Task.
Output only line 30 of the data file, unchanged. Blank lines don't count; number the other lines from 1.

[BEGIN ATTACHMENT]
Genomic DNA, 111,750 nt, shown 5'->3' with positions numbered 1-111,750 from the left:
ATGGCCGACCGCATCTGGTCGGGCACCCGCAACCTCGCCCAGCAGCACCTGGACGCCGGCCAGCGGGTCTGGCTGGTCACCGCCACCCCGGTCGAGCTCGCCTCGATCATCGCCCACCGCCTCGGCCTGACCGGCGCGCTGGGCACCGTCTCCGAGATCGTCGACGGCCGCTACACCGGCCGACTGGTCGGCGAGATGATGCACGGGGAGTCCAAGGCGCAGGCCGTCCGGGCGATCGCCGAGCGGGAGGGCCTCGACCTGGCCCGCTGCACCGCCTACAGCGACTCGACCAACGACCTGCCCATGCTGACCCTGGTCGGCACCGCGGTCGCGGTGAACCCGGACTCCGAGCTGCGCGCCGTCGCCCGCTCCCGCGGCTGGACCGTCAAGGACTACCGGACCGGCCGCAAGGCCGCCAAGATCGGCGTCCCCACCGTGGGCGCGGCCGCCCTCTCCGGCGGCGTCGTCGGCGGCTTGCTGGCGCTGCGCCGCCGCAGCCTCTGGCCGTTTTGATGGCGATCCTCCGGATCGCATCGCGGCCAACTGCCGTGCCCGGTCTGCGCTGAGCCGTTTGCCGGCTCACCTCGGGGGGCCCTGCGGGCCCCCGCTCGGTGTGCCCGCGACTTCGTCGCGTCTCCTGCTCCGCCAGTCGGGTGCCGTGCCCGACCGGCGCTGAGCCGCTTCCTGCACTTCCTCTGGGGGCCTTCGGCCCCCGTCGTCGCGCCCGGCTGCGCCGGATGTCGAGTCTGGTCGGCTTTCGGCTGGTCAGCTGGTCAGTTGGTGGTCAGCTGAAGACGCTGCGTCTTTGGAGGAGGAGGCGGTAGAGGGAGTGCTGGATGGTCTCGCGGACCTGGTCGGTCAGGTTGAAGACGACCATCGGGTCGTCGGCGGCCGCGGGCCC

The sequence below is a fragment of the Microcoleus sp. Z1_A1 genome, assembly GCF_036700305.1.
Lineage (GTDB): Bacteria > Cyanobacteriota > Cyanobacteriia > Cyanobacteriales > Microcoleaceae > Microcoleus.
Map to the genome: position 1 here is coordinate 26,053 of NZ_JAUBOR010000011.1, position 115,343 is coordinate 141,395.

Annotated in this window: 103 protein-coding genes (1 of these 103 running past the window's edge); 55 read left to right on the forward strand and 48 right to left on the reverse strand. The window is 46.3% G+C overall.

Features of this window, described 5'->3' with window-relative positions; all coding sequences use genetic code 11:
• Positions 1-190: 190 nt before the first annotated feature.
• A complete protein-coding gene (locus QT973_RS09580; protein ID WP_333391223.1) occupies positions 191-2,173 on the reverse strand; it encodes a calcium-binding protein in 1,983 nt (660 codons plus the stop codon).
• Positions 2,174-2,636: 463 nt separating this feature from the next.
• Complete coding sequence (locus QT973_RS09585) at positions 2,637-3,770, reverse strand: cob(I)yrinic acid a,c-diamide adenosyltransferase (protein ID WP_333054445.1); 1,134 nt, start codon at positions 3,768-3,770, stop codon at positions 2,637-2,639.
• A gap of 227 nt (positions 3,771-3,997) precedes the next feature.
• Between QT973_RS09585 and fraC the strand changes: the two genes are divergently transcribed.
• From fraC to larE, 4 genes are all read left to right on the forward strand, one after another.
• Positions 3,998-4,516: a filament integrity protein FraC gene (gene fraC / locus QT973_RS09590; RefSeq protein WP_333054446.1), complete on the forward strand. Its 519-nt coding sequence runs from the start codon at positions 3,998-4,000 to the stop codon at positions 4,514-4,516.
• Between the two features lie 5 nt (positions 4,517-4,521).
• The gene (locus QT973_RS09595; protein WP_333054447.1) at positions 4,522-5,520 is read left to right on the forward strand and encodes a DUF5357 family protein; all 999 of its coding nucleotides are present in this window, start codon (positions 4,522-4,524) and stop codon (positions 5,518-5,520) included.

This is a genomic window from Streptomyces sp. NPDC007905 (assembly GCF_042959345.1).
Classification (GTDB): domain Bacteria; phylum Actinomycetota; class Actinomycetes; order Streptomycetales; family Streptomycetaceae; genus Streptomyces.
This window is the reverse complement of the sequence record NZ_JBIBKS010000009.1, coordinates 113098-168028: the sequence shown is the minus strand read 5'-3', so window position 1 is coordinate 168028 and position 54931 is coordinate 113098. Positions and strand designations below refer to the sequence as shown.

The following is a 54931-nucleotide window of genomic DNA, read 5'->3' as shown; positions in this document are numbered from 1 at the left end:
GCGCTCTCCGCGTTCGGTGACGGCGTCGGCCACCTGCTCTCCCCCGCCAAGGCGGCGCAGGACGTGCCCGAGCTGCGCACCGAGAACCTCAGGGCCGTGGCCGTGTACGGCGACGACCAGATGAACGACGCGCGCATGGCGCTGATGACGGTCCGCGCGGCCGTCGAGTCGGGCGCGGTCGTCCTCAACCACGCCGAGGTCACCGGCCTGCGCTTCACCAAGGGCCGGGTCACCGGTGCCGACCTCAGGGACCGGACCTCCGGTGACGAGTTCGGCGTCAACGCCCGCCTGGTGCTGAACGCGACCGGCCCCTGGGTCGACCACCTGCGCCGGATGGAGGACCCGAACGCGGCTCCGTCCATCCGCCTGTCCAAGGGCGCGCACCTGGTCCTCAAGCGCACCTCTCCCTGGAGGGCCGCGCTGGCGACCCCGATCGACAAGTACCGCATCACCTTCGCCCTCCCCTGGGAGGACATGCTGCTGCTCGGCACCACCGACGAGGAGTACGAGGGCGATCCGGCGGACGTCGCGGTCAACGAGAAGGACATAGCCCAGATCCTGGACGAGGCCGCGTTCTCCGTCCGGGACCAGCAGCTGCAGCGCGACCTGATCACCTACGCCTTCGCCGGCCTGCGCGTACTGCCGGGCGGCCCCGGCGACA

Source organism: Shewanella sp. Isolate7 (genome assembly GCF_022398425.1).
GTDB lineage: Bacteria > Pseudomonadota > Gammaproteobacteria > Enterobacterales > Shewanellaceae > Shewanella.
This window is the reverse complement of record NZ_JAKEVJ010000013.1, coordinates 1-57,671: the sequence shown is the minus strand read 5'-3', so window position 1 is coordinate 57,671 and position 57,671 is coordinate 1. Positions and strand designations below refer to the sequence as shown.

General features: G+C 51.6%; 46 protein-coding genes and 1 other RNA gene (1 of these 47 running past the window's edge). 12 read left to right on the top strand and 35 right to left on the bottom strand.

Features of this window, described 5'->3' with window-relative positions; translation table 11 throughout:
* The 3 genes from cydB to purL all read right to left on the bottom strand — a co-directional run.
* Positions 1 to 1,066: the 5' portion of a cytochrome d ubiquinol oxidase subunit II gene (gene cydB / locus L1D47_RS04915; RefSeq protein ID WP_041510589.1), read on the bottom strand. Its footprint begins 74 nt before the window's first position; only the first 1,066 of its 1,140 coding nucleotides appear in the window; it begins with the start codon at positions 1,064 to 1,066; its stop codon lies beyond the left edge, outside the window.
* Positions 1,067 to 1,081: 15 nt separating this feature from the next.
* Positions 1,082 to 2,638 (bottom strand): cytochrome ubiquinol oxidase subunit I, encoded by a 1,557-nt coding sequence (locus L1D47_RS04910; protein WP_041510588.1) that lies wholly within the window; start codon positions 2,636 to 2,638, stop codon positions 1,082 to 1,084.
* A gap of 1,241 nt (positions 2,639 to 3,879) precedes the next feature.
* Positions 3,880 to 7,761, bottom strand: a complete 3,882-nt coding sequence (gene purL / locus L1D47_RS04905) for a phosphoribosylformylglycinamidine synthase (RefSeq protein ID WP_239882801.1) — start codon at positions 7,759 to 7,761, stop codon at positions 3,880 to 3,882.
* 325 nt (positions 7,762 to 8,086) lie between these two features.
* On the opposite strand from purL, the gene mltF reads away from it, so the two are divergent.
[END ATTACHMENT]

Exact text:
* Positions 1,067 to 1,081: 15 nt separating this feature from the next.